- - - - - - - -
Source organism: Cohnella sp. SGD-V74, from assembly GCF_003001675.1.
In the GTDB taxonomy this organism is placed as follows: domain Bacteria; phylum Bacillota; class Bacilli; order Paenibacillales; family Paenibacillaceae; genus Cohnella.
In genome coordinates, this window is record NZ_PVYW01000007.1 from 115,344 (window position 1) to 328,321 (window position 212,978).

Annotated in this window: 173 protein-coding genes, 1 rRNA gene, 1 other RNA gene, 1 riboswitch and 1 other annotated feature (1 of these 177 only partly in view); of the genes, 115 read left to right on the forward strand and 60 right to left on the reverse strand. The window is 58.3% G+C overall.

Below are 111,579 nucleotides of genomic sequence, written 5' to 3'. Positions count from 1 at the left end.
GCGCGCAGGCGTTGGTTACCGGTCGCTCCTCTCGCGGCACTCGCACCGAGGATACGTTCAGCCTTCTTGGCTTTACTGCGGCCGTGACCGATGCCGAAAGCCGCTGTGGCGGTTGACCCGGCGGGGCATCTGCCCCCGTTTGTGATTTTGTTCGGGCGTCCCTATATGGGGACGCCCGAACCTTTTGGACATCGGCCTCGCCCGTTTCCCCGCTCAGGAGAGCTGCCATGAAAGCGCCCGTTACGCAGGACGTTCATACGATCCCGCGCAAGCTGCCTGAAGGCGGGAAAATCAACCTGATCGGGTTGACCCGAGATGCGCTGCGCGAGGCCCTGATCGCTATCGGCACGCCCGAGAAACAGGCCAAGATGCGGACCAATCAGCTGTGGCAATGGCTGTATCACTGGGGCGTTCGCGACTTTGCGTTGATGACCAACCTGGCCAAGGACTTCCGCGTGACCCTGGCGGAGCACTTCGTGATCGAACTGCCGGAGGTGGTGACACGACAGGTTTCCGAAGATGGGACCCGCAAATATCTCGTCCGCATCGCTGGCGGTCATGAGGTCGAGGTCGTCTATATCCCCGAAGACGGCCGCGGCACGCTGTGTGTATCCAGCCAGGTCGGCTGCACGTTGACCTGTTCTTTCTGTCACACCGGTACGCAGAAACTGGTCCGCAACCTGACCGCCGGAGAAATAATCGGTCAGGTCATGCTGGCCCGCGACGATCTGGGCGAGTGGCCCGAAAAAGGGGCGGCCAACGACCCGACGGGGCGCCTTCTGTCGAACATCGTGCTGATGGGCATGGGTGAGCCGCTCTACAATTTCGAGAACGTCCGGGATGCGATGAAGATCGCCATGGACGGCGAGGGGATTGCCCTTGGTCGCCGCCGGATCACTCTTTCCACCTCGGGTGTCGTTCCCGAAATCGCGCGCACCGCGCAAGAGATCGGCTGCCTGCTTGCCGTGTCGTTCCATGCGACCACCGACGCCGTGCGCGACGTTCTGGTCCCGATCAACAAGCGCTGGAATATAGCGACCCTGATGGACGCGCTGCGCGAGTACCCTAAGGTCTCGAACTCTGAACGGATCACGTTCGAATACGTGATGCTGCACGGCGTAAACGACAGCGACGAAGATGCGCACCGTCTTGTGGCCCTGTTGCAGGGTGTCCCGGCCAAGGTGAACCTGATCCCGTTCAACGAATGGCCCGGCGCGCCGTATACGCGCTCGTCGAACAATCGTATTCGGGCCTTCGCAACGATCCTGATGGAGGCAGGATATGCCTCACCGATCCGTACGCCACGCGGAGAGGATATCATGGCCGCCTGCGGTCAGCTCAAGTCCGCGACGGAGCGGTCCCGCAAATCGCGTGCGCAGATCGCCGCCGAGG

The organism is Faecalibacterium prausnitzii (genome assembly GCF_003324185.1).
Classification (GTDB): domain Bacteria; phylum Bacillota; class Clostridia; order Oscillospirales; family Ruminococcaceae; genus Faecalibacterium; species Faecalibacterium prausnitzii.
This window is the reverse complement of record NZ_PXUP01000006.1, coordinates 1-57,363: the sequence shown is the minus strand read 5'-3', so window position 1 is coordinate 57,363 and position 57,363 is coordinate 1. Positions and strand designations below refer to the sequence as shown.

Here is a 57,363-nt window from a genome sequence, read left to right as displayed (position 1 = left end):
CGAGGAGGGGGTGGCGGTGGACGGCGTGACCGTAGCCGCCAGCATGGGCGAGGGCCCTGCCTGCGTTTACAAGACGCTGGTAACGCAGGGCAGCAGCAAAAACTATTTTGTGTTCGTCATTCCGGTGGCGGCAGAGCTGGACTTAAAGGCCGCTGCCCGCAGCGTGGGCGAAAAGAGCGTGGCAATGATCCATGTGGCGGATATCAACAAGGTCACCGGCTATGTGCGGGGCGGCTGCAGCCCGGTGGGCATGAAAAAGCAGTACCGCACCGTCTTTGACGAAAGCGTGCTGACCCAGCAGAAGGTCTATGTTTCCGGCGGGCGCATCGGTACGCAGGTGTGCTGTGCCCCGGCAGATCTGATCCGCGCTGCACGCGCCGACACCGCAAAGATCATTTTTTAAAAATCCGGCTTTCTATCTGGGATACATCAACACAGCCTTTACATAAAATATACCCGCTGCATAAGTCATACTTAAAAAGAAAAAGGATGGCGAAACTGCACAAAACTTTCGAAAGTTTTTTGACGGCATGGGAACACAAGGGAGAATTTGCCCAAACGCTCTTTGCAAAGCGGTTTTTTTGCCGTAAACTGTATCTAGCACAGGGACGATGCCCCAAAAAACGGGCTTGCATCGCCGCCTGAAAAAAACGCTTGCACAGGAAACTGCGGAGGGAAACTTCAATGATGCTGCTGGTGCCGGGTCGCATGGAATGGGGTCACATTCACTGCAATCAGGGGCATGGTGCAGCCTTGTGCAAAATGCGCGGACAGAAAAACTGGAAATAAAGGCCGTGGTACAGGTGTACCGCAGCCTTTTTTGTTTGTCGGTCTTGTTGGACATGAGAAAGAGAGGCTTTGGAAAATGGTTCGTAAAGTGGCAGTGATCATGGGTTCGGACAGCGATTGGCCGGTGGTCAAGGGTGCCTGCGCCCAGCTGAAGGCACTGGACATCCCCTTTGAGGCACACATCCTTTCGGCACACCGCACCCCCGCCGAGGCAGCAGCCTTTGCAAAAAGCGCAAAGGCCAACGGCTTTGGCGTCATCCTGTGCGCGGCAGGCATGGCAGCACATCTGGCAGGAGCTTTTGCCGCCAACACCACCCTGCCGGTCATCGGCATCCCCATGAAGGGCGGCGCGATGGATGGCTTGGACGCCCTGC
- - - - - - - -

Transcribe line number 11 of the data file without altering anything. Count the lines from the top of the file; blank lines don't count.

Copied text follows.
CGAGGAGGGGGTGGCGGTGGACGGCGTGACCGTAGCCGCCAGCATGGGCGAGGGCCCTGCCTGCGTTTACAAGACGCTGGTAACGCAGGGCAGCAGCAAAAACTATTTTGTGTTCGTCATTCCGGTGGCGGCAGAGCTGGACTTAAAGGCCGCTGCCCGCAGCGTGGGCGAAAAGAGCGTGGCAATGATCCATGTGGCGGATATCAACAAGGTCACCGGCTATGTGCGGGGCGGCTGCAGCCCGGTGGGCATGAAAAAGCAGTACCGCACCGTCTTTGACGAAAGCGTGCTGACCCAGCAGAAGGTCTATGTTTCCGGCGGGCGCATCGGTACGCAGGTGTGCTGTGCCCCGGCAGATCTGATCCGCGCTGCACGCGCCGACACCGCAAAGATCATTTTTTAAAAATCCGGCTTTCTATCTGGGATACATCAACACAGCCTTTACATAAAATATACCCGCTGCATAAGTCATACTTAAAAAGAAAAAGGATGGCGAAACTGCACAAAACTTTCGAAAGTTTTTTGACGGCATGGGAACACAAGGGAGAATTTGCCCAAACGCTCTTTGCAAAGCGGTTTTTTTGCCGTAAACTGTATCTAGCACAGGGACGATGCCCCAAAAAACGGGCTTGCATCGCCGCCTGAAAAAAACGCTTGCACAGGAAACTGCGGAGGGAAACTTCAATGATGCTGCTGGTGCCGGGTCGCATGGAATGGGGTCACATTCACTGCAATCAGGGGCATGGTGCAGCCTTGTGCAAAATGCGCGGACAGAAAAACTGGAAATAAAGGCCGTGGTACAGGTGTACCGCAGCCTTTTTTGTTTGTCGGTCTTGTTGGACATGAGAAAGAGAGGCTTTGGAAAATGGTTCGTAAAGTGGCAGTGATCATGGGTTCGGACAGCGATTGGCCGGTGGTCAAGGGTGCCTGCGCCCAGCTGAAGGCACTGGACATCCCCTTTGAGGCACACATCCTTTCGGCACACCGCACCCCCGCCGAGGCAGCAGCCTTTGCAAAAAGCGCAAAGGCCAACGGCTTTGGCGTCATCCTGTGCGCGGCAGGCATGGCAGCACATCTGGCAGGAGCTTTTGCCGCCAACACCACCCTGCCGGTCATCGGCATCCCCATGAAGGGCGGCGCGATGGATGGCTTGGACGCCCTGC